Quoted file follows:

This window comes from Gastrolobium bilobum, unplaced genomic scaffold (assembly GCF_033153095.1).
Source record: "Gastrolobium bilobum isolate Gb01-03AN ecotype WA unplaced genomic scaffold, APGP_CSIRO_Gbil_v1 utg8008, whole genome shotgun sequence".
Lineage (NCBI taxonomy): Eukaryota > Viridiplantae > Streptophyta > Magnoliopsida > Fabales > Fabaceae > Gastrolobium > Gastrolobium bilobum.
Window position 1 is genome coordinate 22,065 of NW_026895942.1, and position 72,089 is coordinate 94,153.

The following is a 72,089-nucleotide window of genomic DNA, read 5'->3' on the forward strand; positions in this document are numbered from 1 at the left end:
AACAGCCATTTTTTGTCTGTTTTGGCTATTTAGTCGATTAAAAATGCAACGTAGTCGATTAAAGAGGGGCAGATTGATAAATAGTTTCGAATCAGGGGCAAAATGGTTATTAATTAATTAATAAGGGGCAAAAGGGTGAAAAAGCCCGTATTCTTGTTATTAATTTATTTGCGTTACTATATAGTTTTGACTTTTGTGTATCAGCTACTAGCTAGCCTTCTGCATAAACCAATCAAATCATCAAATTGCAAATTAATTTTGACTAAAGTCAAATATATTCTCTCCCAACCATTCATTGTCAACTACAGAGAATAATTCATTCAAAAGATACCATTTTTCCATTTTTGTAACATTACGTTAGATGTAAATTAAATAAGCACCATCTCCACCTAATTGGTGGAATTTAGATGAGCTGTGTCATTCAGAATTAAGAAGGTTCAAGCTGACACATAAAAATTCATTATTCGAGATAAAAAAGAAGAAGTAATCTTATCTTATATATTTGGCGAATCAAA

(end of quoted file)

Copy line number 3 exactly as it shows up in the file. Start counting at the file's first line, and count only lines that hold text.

Lineage (NCBI taxonomy): Eukaryota > Viridiplantae > Streptophyta > Magnoliopsida > Fabales > Fabaceae > Gastrolobium > Gastrolobium bilobum.